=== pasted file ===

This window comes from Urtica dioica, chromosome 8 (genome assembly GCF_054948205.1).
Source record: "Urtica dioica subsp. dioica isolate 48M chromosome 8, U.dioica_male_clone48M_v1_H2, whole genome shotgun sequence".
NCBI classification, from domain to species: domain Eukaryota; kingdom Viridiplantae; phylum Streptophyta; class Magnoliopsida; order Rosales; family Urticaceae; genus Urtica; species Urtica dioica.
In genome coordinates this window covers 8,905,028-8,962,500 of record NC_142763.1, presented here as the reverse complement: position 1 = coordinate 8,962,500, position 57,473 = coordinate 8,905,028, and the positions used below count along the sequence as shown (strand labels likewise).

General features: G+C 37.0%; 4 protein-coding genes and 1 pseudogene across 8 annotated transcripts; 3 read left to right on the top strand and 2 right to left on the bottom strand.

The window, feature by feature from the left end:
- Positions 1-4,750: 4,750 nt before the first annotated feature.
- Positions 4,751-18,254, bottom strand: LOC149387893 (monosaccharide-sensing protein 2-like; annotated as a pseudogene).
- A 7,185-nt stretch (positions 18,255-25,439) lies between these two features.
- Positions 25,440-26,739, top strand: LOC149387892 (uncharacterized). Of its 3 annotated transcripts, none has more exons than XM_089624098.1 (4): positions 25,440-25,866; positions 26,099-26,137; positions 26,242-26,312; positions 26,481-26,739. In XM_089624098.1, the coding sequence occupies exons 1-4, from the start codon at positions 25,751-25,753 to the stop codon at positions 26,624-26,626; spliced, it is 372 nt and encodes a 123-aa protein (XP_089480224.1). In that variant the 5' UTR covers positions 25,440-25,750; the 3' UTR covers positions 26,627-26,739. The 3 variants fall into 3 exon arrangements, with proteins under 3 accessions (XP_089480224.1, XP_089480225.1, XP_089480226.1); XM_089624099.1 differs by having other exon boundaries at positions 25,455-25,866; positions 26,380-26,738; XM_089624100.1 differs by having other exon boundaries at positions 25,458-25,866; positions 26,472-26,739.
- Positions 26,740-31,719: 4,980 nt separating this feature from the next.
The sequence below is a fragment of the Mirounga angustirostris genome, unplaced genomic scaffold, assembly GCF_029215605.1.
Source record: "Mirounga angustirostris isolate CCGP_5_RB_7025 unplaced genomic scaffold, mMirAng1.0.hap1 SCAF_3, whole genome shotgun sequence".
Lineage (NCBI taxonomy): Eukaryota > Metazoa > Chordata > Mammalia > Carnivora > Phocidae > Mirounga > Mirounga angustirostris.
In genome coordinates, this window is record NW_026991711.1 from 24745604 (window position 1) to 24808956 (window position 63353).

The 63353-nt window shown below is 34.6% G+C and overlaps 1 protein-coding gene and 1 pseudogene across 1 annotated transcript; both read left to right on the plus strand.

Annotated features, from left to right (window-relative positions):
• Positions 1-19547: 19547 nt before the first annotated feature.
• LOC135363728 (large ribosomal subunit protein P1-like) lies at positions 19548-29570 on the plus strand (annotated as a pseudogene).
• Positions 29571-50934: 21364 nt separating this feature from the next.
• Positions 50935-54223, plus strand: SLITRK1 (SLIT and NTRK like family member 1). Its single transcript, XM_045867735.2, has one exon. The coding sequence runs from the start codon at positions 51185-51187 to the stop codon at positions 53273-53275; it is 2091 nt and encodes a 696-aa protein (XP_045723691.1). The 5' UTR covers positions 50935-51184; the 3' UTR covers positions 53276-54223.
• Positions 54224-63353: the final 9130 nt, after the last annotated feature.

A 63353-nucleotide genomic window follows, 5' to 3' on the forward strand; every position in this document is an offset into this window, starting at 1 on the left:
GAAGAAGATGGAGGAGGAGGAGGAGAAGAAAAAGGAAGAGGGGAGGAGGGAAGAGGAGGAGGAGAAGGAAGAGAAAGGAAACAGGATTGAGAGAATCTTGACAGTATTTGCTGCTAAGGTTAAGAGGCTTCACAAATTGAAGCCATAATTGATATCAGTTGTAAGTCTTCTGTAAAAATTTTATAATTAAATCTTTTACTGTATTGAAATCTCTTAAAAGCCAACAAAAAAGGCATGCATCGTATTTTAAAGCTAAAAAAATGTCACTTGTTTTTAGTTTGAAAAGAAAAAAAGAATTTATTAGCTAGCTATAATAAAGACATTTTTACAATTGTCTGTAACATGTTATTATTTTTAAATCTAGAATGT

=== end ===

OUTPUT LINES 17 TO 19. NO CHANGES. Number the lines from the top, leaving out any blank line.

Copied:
Annotated features, from left to right (window-relative positions):
• Positions 1-19547: 19547 nt before the first annotated feature.
• LOC135363728 (large ribosomal subunit protein P1-like) lies at positions 19548-29570 on the plus strand (annotated as a pseudogene).